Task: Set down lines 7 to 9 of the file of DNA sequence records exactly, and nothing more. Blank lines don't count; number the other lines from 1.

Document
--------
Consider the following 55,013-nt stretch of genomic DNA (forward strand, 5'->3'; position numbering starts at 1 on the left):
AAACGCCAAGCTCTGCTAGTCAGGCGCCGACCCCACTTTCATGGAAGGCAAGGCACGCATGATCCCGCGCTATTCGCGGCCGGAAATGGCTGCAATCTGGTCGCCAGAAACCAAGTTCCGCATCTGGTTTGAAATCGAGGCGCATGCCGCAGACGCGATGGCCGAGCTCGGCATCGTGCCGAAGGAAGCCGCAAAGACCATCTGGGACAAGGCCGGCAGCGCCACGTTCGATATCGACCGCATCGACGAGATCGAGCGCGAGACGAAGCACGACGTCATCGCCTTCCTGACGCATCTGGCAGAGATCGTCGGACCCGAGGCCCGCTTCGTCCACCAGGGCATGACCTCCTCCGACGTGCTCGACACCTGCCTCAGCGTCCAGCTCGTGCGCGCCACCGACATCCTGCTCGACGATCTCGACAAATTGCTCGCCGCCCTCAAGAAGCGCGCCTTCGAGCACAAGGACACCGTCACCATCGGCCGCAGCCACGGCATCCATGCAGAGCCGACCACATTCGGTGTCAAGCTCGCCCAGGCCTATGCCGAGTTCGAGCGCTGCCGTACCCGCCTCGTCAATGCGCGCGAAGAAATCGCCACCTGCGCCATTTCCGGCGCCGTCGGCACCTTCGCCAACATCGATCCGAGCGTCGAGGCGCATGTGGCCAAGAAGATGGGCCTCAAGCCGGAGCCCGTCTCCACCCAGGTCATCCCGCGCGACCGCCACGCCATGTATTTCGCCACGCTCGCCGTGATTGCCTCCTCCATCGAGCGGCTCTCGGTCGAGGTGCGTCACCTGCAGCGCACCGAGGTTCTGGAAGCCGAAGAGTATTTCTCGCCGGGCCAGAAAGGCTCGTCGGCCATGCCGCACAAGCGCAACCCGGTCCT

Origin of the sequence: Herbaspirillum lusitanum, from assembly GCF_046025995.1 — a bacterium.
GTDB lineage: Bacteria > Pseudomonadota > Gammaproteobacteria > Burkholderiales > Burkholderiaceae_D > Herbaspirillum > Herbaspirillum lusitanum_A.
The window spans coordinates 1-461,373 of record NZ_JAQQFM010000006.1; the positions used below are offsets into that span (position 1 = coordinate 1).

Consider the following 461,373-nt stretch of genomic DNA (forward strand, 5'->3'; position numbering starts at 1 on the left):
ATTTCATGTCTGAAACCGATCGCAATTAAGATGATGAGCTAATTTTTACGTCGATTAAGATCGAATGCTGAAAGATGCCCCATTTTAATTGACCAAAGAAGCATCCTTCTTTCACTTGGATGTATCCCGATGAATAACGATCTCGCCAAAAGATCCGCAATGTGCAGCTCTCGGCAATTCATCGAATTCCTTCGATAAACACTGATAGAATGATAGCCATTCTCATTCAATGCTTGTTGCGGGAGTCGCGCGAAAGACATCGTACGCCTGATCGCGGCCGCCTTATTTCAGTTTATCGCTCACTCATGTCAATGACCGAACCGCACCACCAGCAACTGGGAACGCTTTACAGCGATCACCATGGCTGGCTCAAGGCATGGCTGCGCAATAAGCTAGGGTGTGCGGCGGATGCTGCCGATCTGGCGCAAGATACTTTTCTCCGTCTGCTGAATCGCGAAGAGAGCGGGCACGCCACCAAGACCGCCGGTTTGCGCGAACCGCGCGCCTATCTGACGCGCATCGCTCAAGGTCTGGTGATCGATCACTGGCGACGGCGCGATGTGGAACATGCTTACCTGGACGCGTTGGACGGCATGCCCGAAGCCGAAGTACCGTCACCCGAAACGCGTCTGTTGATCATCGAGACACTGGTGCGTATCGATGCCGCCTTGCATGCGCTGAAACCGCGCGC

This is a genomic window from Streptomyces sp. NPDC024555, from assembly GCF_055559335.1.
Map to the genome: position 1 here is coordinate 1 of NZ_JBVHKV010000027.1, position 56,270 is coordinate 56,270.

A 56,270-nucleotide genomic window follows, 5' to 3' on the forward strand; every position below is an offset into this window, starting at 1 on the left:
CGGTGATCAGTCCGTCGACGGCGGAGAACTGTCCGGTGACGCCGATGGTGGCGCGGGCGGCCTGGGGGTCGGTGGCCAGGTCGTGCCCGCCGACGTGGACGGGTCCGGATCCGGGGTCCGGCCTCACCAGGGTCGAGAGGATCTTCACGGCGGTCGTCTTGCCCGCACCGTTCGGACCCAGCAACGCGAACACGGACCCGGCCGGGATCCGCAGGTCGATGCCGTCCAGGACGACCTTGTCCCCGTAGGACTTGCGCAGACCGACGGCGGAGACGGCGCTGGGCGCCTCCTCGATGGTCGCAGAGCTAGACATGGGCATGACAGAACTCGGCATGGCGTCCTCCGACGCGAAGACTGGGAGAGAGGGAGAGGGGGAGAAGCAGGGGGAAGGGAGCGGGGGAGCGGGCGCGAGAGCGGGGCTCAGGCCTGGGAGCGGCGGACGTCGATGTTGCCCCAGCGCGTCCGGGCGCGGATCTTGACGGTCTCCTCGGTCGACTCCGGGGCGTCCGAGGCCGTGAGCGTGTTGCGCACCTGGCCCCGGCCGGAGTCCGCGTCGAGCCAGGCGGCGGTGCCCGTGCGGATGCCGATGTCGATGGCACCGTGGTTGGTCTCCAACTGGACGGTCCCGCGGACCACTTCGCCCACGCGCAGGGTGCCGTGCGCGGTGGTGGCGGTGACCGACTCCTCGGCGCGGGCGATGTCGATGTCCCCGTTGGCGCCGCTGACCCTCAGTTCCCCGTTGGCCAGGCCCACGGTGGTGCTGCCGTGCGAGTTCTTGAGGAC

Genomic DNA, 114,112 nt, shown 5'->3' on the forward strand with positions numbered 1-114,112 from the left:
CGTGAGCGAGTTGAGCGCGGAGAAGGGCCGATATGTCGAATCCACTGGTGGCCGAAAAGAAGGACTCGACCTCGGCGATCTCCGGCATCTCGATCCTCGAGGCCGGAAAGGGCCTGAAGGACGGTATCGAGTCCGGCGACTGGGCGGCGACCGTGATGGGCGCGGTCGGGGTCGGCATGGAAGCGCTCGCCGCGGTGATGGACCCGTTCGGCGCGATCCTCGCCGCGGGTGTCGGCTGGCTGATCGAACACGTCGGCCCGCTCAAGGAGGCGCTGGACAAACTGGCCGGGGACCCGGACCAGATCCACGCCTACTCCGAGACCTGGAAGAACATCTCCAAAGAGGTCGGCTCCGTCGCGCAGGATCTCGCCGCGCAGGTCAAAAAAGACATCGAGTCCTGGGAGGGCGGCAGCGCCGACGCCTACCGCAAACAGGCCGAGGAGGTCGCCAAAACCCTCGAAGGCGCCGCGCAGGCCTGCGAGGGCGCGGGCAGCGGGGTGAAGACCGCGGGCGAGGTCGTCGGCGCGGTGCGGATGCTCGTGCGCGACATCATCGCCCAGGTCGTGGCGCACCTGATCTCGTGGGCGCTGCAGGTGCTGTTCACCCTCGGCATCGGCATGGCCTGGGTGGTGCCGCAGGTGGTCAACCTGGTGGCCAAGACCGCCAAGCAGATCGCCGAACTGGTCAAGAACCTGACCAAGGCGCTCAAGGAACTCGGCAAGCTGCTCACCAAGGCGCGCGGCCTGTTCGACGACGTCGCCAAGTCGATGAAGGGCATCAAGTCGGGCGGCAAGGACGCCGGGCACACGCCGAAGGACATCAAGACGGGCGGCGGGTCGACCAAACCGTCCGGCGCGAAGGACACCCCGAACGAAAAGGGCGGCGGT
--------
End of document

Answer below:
ATTTCATGTCTGAAACCGATCGCAATTAAGATGATGAGCTAATTTTTACGTCGATTAAGATCGAATGCTGAAAGATGCCCCATTTTAATTGACCAAAGAAGCATCCTTCTTTCACTTGGATGTATCCCGATGAATAACGATCTCGCCAAAAGATCCGCAATGTGCAGCTCTCGGCAATTCATCGAATTCCTTCGATAAACACTGATAGAATGATAGCCATTCTCATTCAATGCTTGTTGCGGGAGTCGCGCGAAAGACATCGTACGCCTGATCGCGGCCGCCTTATTTCAGTTTATCGCTCACTCATGTCAATGACCGAACCGCACCACCAGCAACTGGGAACGCTTTACAGCGATCACCATGGCTGGCTCAAGGCATGGCTGCGCAATAAGCTAGGGTGTGCGGCGGATGCTGCCGATCTGGCGCAAGATACTTTTCTCCGTCTGCTGAATCGCGAAGAGAGCGGGCACGCCACCAAGACCGCCGGTTTGCGCGAACCGCGCGCCTATCTGACGCGCATCGCTCAAGGTCTGGTGATCGATCACTGGCGACGGCGCGATGTGGAACATGCTTACCTGGACGCGTTGGACGGCATGCCCGAAGCCGAAGTACCGTCACCCGAAACGCGTCTGTTGATCATCGAGACACTGGTGCGTATCGATGCCGCCTTGCATGCGCTGAAACCGCGCGC

This is a genomic window from Streptomyces sp. NPDC024555, from assembly GCF_055559335.1.
Map to the genome: position 1 here is coordinate 1 of NZ_JBVHKV010000027.1, position 56,270 is coordinate 56,270.